On Wednesday morning, a military band played "Hail to the Chief" as Bush's casket was carried down the steps of the U.S. Capitol, where he had lain in state. Family members looked on as servicemen fired off a cannon salute.

His hearse was then driven in a motorcade to the cathedral ceremony, slowing in front of the White House. Bush's route was lined with people much of the way, bundled in winter hats and taking photos.

Waiting for his arrival inside, Trump shook hands with Obama and former first lady Michelle Obama, who greeted him by saying "Good morning." Trump did not shake hands with Bill and Hillary Clinton, who looked straight ahead.

Bill Clinton and Mrs. Obama smiled and chatted as music played. Carter was seated silently next to Hillary Clinton in the cavernous cathedral. Obama cracked up laughing at someone's quip. Vice President Mike Pence shook Carter's hand.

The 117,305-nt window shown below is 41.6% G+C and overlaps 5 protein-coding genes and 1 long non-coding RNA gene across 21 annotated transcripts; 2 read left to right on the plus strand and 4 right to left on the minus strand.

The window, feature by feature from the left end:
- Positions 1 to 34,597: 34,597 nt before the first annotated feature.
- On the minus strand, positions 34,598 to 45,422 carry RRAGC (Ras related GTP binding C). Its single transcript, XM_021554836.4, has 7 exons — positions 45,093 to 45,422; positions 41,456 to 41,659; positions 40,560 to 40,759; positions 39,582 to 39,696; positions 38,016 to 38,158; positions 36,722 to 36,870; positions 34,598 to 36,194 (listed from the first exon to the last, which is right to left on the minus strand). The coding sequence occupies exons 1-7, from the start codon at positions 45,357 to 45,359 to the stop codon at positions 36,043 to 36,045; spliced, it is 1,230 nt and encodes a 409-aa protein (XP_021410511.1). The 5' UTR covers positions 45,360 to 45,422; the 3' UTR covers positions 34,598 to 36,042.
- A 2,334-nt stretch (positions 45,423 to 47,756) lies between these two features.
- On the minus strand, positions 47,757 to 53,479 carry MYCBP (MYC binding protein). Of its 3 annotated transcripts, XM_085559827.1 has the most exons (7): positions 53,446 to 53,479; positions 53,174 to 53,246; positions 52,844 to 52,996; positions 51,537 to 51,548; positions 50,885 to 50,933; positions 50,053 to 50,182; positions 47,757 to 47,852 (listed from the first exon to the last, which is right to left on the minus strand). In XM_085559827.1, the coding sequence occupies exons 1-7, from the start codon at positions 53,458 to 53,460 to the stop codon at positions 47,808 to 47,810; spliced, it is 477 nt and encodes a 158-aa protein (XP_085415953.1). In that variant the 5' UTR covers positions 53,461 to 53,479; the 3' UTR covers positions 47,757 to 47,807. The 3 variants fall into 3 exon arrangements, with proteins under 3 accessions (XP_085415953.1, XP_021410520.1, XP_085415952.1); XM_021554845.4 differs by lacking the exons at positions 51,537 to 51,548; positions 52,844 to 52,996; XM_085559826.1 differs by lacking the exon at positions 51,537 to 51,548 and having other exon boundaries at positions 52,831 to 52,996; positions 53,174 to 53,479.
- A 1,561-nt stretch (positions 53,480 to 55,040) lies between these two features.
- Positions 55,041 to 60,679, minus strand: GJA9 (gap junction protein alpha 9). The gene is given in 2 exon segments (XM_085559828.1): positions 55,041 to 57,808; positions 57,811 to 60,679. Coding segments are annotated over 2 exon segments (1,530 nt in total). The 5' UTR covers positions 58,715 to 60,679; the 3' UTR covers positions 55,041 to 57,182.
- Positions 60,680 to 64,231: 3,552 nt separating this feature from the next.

Trump tweeted Wednesday that the day marked "a celebration for a great man who has led a long and distinguished life." Trump and his wife took their seats after the others, briefly greeting the Obamas seated next to them.

Bush's death makes Carter, also 94 but more than 100 days younger, the oldest living ex-president.

Following the cathedral service, the hearse and a long motorcade drove to the National Mall to pass by the World War II Memorial, a nod to the late president's service as a World War II Navy pilot, then transferred his remains at Joint Base Andrews for the flight home with members of his family.

Trump ordered the federal government closed Wednesday for a national day of mourning. Flags on public buildings are flying at half-staff for 30 days.

(© 2018 WCBS 880. The Associated Press contributed to this report.)